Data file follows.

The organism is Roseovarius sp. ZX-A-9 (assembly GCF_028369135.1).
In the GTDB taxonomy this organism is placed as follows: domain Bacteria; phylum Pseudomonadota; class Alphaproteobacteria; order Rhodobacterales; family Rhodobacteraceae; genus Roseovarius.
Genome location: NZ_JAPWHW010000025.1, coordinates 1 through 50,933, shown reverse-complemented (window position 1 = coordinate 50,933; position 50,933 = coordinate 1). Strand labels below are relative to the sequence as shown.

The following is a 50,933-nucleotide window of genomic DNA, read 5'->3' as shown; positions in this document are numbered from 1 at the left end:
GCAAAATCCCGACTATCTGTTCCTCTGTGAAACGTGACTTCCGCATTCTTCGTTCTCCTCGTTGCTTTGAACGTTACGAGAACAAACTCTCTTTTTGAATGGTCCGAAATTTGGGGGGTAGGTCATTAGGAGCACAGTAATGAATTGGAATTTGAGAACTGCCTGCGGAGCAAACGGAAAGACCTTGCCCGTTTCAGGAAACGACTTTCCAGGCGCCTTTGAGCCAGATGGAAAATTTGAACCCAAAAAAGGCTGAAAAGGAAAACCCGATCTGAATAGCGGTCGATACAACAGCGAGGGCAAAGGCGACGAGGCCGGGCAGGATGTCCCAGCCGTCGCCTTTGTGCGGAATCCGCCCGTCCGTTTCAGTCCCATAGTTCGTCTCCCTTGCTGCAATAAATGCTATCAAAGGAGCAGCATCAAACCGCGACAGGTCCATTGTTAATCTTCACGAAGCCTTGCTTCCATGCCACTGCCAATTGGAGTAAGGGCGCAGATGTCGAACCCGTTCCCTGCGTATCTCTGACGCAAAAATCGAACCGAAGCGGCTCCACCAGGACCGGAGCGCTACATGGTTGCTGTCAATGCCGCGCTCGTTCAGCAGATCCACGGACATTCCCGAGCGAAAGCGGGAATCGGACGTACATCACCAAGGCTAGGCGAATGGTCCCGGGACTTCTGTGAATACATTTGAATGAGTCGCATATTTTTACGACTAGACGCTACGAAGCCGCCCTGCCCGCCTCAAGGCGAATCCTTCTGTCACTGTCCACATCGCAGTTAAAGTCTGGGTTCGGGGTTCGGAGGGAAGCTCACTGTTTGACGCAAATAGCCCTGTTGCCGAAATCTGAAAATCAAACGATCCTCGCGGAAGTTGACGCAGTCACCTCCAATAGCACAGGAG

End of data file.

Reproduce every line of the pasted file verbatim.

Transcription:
The organism is Roseovarius sp. ZX-A-9 (assembly GCF_028369135.1).
In the GTDB taxonomy this organism is placed as follows: domain Bacteria; phylum Pseudomonadota; class Alphaproteobacteria; order Rhodobacterales; family Rhodobacteraceae; genus Roseovarius.
Genome location: NZ_JAPWHW010000025.1, coordinates 1 through 50,933, shown reverse-complemented (window position 1 = coordinate 50,933; position 50,933 = coordinate 1). Strand labels below are relative to the sequence as shown.

The following is a 50,933-nucleotide window of genomic DNA, read 5'->3' as shown; positions in this document are numbered from 1 at the left end:
GCAAAATCCCGACTATCTGTTCCTCTGTGAAACGTGACTTCCGCATTCTTCGTTCTCCTCGTTGCTTTGAACGTTACGAGAACAAACTCTCTTTTTGAATGGTCCGAAATTTGGGGGGTAGGTCATTAGGAGCACAGTAATGAATTGGAATTTGAGAACTGCCTGCGGAGCAAACGGAAAGACCTTGCCCGTTTCAGGAAACGACTTTCCAGGCGCCTTTGAGCCAGATGGAAAATTTGAACCCAAAAAAGGCTGAAAAGGAAAACCCGATCTGAATAGCGGTCGATACAACAGCGAGGGCAAAGGCGACGAGGCCGGGCAGGATGTCCCAGCCGTCGCCTTTGTGCGGAATCCGCCCGTCCGTTTCAGTCCCATAGTTCGTCTCCCTTGCTGCAATAAATGCTATCAAAGGAGCAGCATCAAACCGCGACAGGTCCATTGTTAATCTTCACGAAGCCTTGCTTCCATGCCACTGCCAATTGGAGTAAGGGCGCAGATGTCGAACCCGTTCCCTGCGTATCTCTGACGCAAAAATCGAACCGAAGCGGCTCCACCAGGACCGGAGCGCTACATGGTTGCTGTCAATGCCGCGCTCGTTCAGCAGATCCACGGACATTCCCGAGCGAAAGCGGGAATCGGACGTACATCACCAAGGCTAGGCGAATGGTCCCGGGACTTCTGTGAATACATTTGAATGAGTCGCATATTTTTACGACTAGACGCTACGAAGCCGCCCTGCCCGCCTCAAGGCGAATCCTTCTGTCACTGTCCACATCGCAGTTAAAGTCTGGGTTCGGGGTTCGGAGGGAAGCTCACTGTTTGACGCAAATAGCCCTGTTGCCGAAATCTGAAAATCAAACGATCCTCGCGGAAGTTGACGCAGTCACCTCCAATAGCACAGGAG